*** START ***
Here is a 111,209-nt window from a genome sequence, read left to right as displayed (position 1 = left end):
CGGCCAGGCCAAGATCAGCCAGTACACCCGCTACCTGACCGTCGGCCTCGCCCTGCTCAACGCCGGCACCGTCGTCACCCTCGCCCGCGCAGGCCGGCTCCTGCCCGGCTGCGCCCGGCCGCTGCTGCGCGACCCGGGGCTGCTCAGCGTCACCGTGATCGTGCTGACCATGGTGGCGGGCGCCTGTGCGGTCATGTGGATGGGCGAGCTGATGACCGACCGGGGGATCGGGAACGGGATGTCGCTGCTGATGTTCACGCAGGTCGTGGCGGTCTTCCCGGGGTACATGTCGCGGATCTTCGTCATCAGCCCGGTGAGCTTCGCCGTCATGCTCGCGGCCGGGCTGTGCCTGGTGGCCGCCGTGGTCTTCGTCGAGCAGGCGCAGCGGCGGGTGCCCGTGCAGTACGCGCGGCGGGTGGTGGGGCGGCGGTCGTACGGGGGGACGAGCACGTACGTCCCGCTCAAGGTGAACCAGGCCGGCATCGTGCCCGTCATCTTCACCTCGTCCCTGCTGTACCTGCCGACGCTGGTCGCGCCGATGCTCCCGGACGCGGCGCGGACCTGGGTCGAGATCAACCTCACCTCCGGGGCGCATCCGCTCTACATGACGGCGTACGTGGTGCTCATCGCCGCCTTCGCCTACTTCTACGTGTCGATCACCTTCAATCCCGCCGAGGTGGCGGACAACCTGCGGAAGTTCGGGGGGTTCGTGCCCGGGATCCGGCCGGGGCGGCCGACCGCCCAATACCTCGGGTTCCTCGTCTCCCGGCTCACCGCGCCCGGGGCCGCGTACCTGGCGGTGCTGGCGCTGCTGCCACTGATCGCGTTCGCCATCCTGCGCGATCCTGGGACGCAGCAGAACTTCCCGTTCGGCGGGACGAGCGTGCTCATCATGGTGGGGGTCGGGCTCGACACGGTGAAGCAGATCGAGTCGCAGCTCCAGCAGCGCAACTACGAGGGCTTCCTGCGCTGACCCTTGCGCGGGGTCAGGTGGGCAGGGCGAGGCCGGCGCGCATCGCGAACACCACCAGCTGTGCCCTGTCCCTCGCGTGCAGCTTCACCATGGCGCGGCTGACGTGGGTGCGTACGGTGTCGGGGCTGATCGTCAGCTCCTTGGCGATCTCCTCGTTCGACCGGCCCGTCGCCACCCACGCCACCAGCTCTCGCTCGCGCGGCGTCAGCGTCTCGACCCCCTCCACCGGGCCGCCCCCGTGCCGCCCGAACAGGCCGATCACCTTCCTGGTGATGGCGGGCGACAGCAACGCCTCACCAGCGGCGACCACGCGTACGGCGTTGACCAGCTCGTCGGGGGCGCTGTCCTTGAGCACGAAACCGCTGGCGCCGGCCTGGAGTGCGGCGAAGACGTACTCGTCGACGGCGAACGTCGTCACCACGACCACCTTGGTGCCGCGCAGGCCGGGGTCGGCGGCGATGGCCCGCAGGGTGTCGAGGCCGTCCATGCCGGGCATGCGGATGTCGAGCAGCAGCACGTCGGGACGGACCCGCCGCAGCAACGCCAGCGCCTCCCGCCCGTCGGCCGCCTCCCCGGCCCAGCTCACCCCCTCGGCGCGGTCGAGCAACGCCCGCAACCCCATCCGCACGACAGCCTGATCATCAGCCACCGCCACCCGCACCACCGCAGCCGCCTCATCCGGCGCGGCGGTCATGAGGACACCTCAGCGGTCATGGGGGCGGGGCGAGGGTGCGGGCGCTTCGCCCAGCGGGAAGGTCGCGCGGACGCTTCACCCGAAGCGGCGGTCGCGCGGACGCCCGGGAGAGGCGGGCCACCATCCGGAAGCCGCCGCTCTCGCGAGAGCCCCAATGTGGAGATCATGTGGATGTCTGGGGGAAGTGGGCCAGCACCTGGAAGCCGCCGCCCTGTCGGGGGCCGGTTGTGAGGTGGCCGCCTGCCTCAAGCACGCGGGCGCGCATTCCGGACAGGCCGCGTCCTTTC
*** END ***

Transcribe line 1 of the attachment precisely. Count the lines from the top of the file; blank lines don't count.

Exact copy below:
Here is a 111,209-nt window from a genome sequence, read left to right as displayed (position 1 = left end):